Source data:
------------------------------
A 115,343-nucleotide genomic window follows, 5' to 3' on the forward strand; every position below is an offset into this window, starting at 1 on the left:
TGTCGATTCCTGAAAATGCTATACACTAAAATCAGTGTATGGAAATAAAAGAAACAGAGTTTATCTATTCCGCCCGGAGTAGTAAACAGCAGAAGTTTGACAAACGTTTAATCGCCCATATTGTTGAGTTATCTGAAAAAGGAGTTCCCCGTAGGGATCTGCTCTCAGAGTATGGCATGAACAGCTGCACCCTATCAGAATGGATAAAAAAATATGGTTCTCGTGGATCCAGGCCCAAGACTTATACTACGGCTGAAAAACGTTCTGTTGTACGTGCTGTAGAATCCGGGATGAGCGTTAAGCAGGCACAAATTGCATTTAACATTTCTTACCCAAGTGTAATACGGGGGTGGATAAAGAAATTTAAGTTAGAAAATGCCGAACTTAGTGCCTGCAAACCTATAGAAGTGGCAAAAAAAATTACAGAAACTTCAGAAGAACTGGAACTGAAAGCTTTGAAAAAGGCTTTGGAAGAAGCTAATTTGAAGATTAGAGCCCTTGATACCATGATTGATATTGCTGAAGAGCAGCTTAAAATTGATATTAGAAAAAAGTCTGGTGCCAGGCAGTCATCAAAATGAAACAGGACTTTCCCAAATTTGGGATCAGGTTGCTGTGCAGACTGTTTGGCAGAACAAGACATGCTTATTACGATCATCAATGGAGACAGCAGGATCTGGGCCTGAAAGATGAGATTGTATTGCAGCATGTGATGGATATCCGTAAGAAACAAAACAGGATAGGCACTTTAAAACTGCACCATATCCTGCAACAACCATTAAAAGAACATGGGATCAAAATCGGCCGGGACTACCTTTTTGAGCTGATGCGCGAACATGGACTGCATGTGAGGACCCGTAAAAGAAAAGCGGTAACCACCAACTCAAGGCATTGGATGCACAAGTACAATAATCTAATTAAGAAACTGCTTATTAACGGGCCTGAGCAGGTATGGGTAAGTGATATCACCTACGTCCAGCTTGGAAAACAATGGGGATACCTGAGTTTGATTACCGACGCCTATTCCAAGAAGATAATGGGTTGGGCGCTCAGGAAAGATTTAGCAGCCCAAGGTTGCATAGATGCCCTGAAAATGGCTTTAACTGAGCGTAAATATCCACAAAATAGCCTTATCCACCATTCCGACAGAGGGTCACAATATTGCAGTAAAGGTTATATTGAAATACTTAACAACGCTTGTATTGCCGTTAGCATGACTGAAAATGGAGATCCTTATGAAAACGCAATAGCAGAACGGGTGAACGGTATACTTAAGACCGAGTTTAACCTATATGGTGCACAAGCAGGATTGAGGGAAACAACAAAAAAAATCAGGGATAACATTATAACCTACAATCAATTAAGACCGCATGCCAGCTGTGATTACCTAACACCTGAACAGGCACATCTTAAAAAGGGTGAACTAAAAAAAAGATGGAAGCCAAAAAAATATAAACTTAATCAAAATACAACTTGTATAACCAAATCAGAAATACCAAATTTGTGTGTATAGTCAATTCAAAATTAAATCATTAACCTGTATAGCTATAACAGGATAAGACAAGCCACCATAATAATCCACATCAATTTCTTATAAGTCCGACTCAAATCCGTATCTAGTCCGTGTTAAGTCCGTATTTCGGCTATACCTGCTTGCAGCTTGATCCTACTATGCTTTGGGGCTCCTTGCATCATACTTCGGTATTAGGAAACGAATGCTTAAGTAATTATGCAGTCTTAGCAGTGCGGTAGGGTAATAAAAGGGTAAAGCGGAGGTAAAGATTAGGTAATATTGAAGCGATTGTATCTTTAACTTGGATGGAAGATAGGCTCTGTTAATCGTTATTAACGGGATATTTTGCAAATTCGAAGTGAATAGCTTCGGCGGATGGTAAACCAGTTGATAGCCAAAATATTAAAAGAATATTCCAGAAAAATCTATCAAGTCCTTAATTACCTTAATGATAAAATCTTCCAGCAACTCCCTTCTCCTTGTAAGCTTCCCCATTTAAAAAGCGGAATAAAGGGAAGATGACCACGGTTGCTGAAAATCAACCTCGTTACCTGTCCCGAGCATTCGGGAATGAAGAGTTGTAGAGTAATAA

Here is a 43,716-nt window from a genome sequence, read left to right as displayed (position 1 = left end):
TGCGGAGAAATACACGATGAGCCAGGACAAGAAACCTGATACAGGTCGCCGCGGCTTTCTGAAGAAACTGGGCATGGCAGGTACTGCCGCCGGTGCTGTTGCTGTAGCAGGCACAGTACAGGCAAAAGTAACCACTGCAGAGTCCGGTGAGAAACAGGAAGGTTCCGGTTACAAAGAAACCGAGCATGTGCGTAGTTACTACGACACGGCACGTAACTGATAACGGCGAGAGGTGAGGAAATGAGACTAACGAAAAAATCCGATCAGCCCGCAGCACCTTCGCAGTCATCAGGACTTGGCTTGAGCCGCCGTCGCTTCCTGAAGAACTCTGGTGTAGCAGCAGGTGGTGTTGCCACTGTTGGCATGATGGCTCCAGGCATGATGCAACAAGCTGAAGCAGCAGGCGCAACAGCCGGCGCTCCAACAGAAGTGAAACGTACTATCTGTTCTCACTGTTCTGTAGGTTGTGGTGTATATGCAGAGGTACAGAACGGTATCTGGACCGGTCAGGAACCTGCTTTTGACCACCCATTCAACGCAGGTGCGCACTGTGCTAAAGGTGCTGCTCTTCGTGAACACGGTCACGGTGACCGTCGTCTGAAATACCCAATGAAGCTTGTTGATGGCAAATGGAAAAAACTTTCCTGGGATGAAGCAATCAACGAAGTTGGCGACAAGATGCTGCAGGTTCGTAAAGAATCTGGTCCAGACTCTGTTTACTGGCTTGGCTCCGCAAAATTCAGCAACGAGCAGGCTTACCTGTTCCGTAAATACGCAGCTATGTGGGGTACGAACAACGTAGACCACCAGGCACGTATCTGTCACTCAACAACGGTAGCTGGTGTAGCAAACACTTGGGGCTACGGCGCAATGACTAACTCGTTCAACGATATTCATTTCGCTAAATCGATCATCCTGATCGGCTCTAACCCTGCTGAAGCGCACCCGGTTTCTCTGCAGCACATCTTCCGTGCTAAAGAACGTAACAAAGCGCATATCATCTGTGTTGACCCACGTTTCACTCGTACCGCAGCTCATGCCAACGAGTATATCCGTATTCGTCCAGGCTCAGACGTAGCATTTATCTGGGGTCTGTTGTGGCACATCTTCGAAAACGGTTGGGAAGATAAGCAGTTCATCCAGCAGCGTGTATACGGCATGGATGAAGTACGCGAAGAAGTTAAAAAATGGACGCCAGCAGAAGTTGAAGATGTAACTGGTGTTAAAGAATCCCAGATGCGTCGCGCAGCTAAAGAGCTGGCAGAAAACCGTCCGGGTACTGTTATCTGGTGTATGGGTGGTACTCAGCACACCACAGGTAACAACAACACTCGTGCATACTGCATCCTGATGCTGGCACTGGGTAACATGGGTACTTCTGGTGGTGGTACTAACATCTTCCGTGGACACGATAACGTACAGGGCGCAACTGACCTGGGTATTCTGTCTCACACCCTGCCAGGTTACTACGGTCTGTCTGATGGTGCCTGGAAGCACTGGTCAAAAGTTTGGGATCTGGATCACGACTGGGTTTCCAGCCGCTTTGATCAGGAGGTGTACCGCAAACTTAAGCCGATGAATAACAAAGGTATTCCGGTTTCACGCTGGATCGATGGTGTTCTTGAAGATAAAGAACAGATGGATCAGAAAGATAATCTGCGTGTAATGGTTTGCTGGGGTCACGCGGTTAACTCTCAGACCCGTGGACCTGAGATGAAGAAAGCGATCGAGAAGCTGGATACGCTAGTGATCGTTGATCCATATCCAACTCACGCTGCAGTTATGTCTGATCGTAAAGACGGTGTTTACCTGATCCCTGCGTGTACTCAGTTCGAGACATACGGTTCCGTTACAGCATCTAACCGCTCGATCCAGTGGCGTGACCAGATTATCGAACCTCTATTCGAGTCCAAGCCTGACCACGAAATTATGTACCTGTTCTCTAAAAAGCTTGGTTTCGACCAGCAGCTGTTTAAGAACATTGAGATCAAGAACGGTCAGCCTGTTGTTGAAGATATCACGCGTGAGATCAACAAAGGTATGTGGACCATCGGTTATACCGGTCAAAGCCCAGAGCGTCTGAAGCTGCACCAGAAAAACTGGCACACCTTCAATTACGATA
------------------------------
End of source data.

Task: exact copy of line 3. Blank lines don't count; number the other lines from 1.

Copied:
Here is a 43,716-nt window from a genome sequence, read left to right as displayed (position 1 = left end):